California: Three Hands Press, 2015. First Edition, First Printing. Hardcover. First Edition. Small octavo, original decorated charcoal buckram, with handmade marbled-paper endsheets, limited to just 13 hand numbered copies. 256 pages, printed offset lithography on rich stock, with numerous Illustrations, some in color. Issued in a walnut reliquary box carved with a cross on the lid, with a unique spirit-calling cartomantic talisman hand-drawn by Carolyn Hamilton Giles and two small letterpress talismans. This is copy No. 10 of the 13; the painted talisman depicts a goat skull within an elaborate background. Thirteen carved reliquary boxes were made, each one carved and stained by hand by Daniel Schulke. Twelve of these boxes have a carved flared cross on the lid, but this reliquary box is the odd one out - it is carved with a 'deviant' cross of two crossed double-headed stangs. It is unique, and is decidedly more 'witch like' than the other boxes. All components are in fine condition. Fine in Hand-Carved Wooden Reliquary Box. Item #311094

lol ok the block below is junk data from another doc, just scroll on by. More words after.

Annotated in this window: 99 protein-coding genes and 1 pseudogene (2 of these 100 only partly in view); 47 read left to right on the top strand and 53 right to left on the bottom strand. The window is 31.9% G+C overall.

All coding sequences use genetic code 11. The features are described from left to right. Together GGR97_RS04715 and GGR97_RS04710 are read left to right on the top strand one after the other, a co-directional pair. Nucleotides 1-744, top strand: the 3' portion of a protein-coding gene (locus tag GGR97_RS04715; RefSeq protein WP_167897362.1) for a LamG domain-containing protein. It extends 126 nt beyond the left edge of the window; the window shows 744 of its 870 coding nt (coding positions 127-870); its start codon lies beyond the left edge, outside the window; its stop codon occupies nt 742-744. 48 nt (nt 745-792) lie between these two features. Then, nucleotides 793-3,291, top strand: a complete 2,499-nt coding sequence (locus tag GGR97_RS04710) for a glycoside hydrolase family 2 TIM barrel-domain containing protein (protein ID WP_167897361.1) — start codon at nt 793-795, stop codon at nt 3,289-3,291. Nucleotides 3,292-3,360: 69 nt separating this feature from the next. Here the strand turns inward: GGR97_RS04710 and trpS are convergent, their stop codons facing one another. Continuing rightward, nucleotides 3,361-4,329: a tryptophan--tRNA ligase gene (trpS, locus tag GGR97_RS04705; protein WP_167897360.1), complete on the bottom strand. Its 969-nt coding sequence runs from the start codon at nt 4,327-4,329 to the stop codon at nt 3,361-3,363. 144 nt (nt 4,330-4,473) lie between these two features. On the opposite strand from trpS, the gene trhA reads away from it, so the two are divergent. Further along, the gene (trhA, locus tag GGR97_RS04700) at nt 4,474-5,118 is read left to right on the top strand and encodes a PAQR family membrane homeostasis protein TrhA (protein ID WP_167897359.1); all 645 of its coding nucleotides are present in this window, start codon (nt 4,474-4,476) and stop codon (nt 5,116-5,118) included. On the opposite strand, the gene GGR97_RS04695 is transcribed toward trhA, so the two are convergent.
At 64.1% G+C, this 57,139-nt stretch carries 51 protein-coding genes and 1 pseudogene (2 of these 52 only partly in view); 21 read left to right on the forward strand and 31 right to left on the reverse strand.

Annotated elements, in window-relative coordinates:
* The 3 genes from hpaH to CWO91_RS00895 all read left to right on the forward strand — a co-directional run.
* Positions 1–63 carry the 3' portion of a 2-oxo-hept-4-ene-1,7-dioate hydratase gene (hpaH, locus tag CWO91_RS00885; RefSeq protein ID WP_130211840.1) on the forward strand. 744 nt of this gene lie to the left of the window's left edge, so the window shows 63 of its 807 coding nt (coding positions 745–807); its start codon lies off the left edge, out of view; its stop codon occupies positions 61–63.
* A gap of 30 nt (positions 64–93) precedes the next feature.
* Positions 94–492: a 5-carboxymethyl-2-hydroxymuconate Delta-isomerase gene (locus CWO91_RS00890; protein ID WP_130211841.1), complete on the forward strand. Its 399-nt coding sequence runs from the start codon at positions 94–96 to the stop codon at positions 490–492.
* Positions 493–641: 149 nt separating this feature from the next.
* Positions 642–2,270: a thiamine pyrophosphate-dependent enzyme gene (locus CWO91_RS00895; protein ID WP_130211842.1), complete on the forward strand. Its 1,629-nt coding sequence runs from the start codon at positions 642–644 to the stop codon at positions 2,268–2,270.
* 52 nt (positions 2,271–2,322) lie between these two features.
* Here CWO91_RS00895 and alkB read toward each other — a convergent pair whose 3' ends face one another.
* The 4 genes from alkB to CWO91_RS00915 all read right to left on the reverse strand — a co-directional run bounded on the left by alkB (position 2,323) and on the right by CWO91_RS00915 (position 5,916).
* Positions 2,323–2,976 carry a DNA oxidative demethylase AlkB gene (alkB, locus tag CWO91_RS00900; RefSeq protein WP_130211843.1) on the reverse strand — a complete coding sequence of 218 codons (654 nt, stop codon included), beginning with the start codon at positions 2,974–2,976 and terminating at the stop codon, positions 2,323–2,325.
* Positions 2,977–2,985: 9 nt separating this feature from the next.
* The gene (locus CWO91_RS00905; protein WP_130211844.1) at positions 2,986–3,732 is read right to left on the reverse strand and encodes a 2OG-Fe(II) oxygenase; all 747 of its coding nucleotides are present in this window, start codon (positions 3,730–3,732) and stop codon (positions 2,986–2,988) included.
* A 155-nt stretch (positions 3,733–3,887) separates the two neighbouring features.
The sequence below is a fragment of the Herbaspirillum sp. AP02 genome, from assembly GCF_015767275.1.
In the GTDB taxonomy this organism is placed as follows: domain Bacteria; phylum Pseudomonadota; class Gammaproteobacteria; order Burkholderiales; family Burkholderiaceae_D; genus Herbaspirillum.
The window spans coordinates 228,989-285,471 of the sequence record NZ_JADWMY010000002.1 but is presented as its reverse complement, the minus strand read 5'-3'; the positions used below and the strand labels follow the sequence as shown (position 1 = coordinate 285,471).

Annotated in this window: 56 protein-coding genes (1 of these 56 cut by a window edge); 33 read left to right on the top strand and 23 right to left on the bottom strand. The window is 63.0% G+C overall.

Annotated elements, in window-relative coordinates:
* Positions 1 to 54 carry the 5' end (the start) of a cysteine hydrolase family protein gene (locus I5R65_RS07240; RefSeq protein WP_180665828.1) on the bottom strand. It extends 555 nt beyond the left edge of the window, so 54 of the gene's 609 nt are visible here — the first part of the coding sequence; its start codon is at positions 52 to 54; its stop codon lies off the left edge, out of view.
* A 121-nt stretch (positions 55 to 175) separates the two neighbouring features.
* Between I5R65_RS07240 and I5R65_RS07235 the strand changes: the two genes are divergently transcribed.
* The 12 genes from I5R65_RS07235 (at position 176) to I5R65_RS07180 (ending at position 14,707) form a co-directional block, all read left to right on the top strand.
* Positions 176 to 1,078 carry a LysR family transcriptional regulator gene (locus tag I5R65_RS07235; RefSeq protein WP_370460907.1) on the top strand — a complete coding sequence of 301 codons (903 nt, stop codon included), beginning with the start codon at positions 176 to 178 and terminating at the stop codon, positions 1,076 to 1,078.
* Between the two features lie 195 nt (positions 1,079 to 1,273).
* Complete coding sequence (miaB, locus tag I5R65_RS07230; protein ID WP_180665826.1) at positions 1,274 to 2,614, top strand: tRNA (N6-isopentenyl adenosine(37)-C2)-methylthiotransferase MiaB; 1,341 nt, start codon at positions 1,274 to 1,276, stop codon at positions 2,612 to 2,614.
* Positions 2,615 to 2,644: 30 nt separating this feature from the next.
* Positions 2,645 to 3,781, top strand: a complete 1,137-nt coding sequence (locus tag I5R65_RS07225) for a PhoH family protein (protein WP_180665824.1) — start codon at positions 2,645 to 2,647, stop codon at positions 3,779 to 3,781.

¶ As the governor of the Dead and the burial ground, the Baron Samedi is one of the most distinctive and potent loa of Haitian Vodou. An imposing figure in black raiment, he is most often pictured as a corpse. His other magical domains, less discussed in esoteric literature, include disruption, obscenity and —importantly for the practicing sorcerer—not only the arts of Magic but the very fabric of which it is made. Emergent from the spiritual crossroads of traditional Vodou and English witchcraft is the Baron Citadel, a working grimoire exploring the nature of magical time, Self, Other, and the essential power-rudiments of sorcery itself. Simultaneously an emanation of the Baron as the Lord of all Crossroads and an embodied magical chronologue through which the sorcerer gains access to the powers and directions of the Path, the Citadel is both magical theory and an embodied sorcerous architecture. In it are discussed the hidden powers of the retinue of the Dead, the esoteric doctrine of the dirt track and its relationship to the sorcerer, and the thirteen daimon-cohorts of the Baron or 'retinue' which constitute the Citadel’s indwelling genii, subroutines and operative forces. The whole is set in equipoise to the powers of Opposition and Unity embodied in that most magical of places, the Crossroads. The whole is densely illustrated throughout with the bewitching images of visional esoteric artist Carolyn Hamilton-Giles. This Book of the Four Ways can be regarded as a preparatory rite before embarking upon any major magical work. By concentrating on the nature of summoning, the focal challenge for all practitioners is how to initiate dialogue with daimons from unseen worlds. The Baron Citadel represents the consummate reified version of the crossing-point for this to occur. As spirit and book, the Citadel presents the methodology for establishing a sorcerous discourse between the physical and metaphysical. Unique in its endeavor the grimoire not only orientates the reader by inculcating a sorcerous pedagogic philosophy, but also makes available for the very first time the ritual procedures for keeping the Way open.